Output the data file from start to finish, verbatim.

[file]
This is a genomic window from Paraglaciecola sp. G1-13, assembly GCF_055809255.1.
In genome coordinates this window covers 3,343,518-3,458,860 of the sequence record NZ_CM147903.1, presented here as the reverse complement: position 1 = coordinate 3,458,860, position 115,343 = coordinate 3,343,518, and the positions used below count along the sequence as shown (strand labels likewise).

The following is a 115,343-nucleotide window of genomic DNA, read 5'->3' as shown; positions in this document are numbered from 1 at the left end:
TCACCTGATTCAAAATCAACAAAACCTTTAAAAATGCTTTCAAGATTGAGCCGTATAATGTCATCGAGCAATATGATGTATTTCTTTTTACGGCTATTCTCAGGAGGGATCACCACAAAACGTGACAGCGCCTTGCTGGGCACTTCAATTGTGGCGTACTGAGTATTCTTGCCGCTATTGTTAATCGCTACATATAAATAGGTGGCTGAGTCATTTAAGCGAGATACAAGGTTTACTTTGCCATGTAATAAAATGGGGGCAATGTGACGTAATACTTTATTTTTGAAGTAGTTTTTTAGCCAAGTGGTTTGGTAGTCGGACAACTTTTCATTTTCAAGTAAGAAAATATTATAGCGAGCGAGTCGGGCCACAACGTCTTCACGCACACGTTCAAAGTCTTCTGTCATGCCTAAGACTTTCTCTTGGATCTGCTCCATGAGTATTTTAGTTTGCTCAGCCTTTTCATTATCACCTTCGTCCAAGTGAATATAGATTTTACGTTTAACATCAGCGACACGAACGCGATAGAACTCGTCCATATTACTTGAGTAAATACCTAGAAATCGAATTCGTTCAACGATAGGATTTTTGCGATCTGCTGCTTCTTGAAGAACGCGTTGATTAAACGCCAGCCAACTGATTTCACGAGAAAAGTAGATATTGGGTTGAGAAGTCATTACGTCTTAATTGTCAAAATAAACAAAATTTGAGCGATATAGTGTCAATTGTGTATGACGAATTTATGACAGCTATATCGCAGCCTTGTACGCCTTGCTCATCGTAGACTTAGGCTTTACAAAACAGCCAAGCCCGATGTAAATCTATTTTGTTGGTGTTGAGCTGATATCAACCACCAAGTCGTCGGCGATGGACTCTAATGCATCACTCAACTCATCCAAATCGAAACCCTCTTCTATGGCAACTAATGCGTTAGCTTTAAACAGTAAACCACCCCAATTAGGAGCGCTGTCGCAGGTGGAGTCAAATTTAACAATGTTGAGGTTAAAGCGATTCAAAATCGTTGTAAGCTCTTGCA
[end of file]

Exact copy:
This is a genomic window from Paraglaciecola sp. G1-13, assembly GCF_055809255.1.
In genome coordinates this window covers 3,343,518-3,458,860 of the sequence record NZ_CM147903.1, presented here as the reverse complement: position 1 = coordinate 3,458,860, position 115,343 = coordinate 3,343,518, and the positions used below count along the sequence as shown (strand labels likewise).

The following is a 115,343-nucleotide window of genomic DNA, read 5'->3' as shown; positions in this document are numbered from 1 at the left end:
TCACCTGATTCAAAATCAACAAAACCTTTAAAAATGCTTTCAAGATTGAGCCGTATAATGTCATCGAGCAATATGATGTATTTCTTTTTACGGCTATTCTCAGGAGGGATCACCACAAAACGTGACAGCGCCTTGCTGGGCACTTCAATTGTGGCGTACTGAGTATTCTTGCCGCTATTGTTAATCGCTACATATAAATAGGTGGCTGAGTCATTTAAGCGAGATACAAGGTTTACTTTGCCATGTAATAAAATGGGGGCAATGTGACGTAATACTTTATTTTTGAAGTAGTTTTTTAGCCAAGTGGTTTGGTAGTCGGACAACTTTTCATTTTCAAGTAAGAAAATATTATAGCGAGCGAGTCGGGCCACAACGTCTTCACGCACACGTTCAAAGTCTTCTGTCATGCCTAAGACTTTCTCTTGGATCTGCTCCATGAGTATTTTAGTTTGCTCAGCCTTTTCATTATCACCTTCGTCCAAGTGAATATAGATTTTACGTTTAACATCAGCGACACGAACGCGATAGAACTCGTCCATATTACTTGAGTAAATACCTAGAAATCGAATTCGTTCAACGATAGGATTTTTGCGATCTGCTGCTTCTTGAAGAACGCGTTGATTAAACGCCAGCCAACTGATTTCACGAGAAAAGTAGATATTGGGTTGAGAAGTCATTACGTCTTAATTGTCAAAATAAACAAAATTTGAGCGATATAGTGTCAATTGTGTATGACGAATTTATGACAGCTATATCGCAGCCTTGTACGCCTTGCTCATCGTAGACTTAGGCTTTACAAAACAGCCAAGCCCGATGTAAATCTATTTTGTTGGTGTTGAGCTGATATCAACCACCAAGTCGTCGGCGATGGACTCTAATGCATCACTCAACTCATCCAAATCGAAACCCTCTTCTATGGCAACTAATGCGTTAGCTTTAAACAGTAAACCACCCCAATTAGGAGCGCTGTCGCAGGTGGAGTCAAATTTAACAATGTTGAGGTTAAAGCGATTCAAAATCGTTGTAAGCTCTTGCA